“The Cheese Factor” Top Tips for Implementing EdTech in School

By David Back, Assistant Headteacher at James Hornsby School

Technology in schools can make a massive difference, improving outcomes for pupils and making teachers’ lives easier.  But EdTech isn’t a silver bullet – the key to impact and efficacy comes down to successful implementation and that involves collaboration between teachers and technology providers.

I’ve been a Head of Science or have line-managed science for eleven years in four different schools and I’m now Assistant Headteacher at James Hornsby School in Essex.  When I started teaching we had coursework, modular exams, multiple resits and science was on a par with English and maths. All that’s changed over the last few years which left me wondering where do we find that “hook” to get pupils revising early for science and how do we compensate for the lack of solid, early data that the old approach gave us?

It was because of this that I felt the need to jump on board the Tassomai train. When I talked to the founder Murray Morrison, he addressed all of those points I was worrying about and it seemed he really knew what science teachers needed.

For those that don’t know Tassomai, it’s an online program that students use on their computers or phones. It’s like a revision book that reads the student. They log on every day, answer some quiz questions and the algorithm works out their strengths and weaknesses, tailoring the program and the questions to them.  Students use it little and often, with usage data fed back to teachers, like a live, updating Personalised Learning Checklist. This saves teachers time in accumulating and processing the data and helps us target intervention.

But as Murray freely admits, it’s not Call of Duty! The students aren’t going to be running to do Tassomai unless there’s a certain amount of drive from the department. He’s very aware that what makes Tassomai work is successful implementation in schools – and that comes from collaborating with teachers, taking on board their feedback and providing them with strategies and materials to launch the program in the classroom.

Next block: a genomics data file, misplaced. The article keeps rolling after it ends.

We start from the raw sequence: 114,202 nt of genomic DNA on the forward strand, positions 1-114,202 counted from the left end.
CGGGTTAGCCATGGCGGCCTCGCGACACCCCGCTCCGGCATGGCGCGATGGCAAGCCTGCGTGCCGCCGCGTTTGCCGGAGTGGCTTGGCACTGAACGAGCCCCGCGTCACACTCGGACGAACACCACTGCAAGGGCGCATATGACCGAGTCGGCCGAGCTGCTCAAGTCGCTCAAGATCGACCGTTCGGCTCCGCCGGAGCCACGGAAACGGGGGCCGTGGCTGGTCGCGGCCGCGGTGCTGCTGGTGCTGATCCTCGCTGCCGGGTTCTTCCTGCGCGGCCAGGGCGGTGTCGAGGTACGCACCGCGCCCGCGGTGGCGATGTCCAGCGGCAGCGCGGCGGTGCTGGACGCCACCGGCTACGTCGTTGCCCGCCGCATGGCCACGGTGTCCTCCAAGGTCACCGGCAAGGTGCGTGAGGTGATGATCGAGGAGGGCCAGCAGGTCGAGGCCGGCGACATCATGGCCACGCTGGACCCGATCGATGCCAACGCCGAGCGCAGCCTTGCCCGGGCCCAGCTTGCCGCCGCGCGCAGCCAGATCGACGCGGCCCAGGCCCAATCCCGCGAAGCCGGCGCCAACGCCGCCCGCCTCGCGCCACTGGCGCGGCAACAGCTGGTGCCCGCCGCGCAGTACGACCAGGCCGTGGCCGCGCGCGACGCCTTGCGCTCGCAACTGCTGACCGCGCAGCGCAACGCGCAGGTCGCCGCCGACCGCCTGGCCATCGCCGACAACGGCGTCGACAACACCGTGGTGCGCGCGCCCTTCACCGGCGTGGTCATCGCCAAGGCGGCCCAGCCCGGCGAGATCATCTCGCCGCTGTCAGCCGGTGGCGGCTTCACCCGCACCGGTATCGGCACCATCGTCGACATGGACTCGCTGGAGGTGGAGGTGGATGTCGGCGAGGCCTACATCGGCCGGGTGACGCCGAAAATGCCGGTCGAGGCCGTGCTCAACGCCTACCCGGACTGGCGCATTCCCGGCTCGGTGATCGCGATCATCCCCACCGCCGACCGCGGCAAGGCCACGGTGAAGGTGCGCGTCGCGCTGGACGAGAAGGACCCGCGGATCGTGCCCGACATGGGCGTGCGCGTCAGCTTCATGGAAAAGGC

In that spirit of collaboration – and because it’s the best flipped learning I’ve ever seen – I was happy to talk about my experience of implementing Tassomai at the recent PiXL Science conference. You can find the full presentation on Tassomai’s YouTube channel but meanwhile here are my 5 top tips

  1. Get the SLT on board

This was easier than I expected at James Hornsby as the SLT were already conscious of difficulties driving the basket two subjects and the removal of coursework in science. We also have a high proportion of Pupil Premium students. Tassomai ticks lots of boxes for Pupil Premium, low stakes quizzing with instant feedback which really pushes the students forward.

  1. Use Tassomai’s launch presentation

Devote a lesson to launching Tassomai. Allow students to set-up the program and explain the benefits. 90% get an A*-C (9-4) grade if they use the program well, that’s a big motivator! They really love the interface too – the mobile phone generation love completing things and getting items checked off their list, so wiping out orange and red from their progress wheels gives them a lot of satisfaction.

  1. Make it fun

I confess I really cheesed it up, creating regular “Tasso-memes” and encouraging competition in class. Leaderboards and rewards for good usage also helped, including our Tassimo for Tassomai hot chocolate token! I even had a table showing the number of questions answered by each class to drive up friendly competition between the teachers.

  1. Make it stick

Tassomai is so easy to use as a homework; it sets itself and gives instant feedback. All you have to do is monitor that the students are doing it on a weekly basis. We introduced detentions where necessary to drive regular usage, but we are leaning heavily on the praise to build good habits.

  1. Use the data

The program gives us early solid data which we use for intervention, in conversations with parents and for report writing. So thanks to Tassomai we can now be confident about the grades the students are likely to get.

In conclusion…

Tassomai has addressed the worries I had moving into this new, terminal exam, no-coursework season. It also answered lots of questions I wasn’t even worried about at the time! Whilst boys love the competitive element of Tassomai, our faculty’s focus on raising girls’ attainment has received a boost as the girls in my intervention class have said how the low risk questions give them confidence to have a go.

I get a real buzz in my lessons when I introduce a new topic and one of the students throws out some information they have learnt from doing their Tassomai. It gives the students in the class confidence that Tassomai works and paves the way for faster consolidation of learning. The year 10s have developed a fantastic habit really early on and are already revising for their exams in over a year’s time… when has that ever happened before?!

Tassomai has given me confidence that, as long as me and the Science team keep lessons engaging and keep pushing Tassomai, the students are getting a fantastic educational deal, and science is elevated to core subject status again in the school.

Watch David Back’s PiXL presentation in full on YouTube at: http://bit.ly/2ApJ506